NORWALK, Conn. – Jason Milligan is pleading with the City and Redevelopment Agency for another court-assisted mediation session, this time looking to end multiple lawsuits.
Milligan on Thursday revealed to NancyOnNorwalk information from the previous mediation session, against the confidentiality pact agreed to by the parties. On Friday, Director of Community Development Planning Tami Strauss wrote to Milligan, “I do not appreciate you calling yelling, threatening and swearing at me. If you expect a positive response from us this is not the way to go about it.”
Milligan, frustrated by what he characterizes as indifference and dishonesty from the Redevelopment Agency, is presenting his Isaacs Street area Concept Master Site Plan (CSMP) to the public. “This plan is good for the area. We should be talking about it,” he wrote.
The plan shows a street between the Wall Street Theater and 83 Wall St., which Milligan owns. This street was approved as part of the stalled Wall Street Place development, referred to as “POKO,” but eliminated in the mysteriously quiet “McClutchy plan” to restart construction. The street would lead directly to a parking garage on Milligan’s property at 23 Isaacs St., the former Leonard Street municipal lot.
The City and Norwalk Redevelopment Agency are seeking to overturn Milligan’s purchase of that lot, in a lengthy and expensive lawsuit that seems to have no end in sight.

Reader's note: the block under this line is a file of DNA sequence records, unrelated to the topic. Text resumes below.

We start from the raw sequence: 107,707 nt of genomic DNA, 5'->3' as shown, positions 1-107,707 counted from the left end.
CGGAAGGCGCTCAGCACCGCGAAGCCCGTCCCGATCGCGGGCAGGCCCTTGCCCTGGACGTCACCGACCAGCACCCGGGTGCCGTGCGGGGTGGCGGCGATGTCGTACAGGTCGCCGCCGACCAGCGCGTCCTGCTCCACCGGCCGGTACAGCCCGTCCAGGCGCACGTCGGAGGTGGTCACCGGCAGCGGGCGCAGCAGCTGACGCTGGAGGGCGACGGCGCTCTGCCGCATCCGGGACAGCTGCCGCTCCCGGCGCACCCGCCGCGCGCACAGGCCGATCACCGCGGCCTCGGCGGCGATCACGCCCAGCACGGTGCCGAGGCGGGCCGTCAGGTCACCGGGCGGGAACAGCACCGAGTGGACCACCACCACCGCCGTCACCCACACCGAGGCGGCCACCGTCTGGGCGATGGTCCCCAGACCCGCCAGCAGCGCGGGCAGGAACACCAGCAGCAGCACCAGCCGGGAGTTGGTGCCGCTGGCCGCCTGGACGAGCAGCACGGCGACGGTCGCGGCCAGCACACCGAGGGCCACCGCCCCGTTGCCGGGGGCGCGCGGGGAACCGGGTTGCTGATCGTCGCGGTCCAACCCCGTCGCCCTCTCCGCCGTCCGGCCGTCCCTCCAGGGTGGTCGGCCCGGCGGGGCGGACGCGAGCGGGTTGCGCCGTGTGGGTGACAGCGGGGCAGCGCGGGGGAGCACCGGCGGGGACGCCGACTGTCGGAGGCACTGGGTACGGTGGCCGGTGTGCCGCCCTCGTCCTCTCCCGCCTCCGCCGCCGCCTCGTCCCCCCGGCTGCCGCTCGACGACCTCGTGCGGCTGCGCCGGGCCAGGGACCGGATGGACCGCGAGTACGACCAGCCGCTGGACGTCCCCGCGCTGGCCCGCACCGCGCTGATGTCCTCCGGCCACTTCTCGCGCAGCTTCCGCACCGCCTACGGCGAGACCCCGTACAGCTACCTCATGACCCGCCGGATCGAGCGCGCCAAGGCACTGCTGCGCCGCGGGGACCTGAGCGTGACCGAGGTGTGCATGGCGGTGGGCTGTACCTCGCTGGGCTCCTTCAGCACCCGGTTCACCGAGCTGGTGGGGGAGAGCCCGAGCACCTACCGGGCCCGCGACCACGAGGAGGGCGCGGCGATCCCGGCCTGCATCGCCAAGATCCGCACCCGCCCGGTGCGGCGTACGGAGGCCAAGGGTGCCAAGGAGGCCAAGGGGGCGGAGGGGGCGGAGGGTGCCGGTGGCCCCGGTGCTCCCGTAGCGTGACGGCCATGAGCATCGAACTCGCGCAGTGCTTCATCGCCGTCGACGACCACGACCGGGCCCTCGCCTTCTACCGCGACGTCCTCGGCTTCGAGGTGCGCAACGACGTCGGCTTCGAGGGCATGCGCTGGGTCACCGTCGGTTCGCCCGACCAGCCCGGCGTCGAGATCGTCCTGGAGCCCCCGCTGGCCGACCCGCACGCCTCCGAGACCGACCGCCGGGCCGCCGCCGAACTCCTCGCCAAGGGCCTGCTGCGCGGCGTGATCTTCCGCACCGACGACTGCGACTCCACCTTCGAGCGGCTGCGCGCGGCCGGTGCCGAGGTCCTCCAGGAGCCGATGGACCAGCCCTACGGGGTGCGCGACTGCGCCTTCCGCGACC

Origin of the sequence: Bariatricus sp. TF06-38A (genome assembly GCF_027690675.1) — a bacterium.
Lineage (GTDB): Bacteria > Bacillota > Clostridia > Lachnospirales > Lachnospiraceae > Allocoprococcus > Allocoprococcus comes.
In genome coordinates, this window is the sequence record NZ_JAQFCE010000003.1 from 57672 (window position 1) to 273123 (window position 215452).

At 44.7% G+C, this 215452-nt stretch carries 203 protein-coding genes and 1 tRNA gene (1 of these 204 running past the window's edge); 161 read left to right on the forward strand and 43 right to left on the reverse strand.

“The only guarantee for POKO is that there will be legal challenges for the foreseeable future. Think Stamford hole in the ground,” Milligan wrote in a Nov. 11 email to Common Council members, Redevelopment Agency Commissioners, Citibank reps and Todd McClutchy. “If I had more patience or if I cared less about the Wall Street area I would just shut up and wait. I am not patient and I want to fix Wall Street now! I am not content to watch the government continue to mess up the area.”
City officials decline to comment on pending litigation.
Save the Garden Cinemas?
The “McClutchys,” Citibank’s preferred redeveloper for Wall Street Place, would have to come up with a different plan under Milligan’s proposal. To Milligan, they’d be “free to come up with whatever plan they thought were feasible and would be accepted by the public. Probably NOT 100% affordable housing, and definitely NOT tearing down Garden Cinemas.
The McClutchys plan to buy and demolish the Garden Cinemas and construct a parking garage, because Wall Street Place is noncompliant with the Zoning regulations, as is. The late Ken Olson of POKO Partners reduced the size of his planned underground parking garage and got the Zoning Commission to quietly allow him to move some of the parking spaces onto his phase II property – the property Milligan bought in May 2018, inspiring the major lawsuit.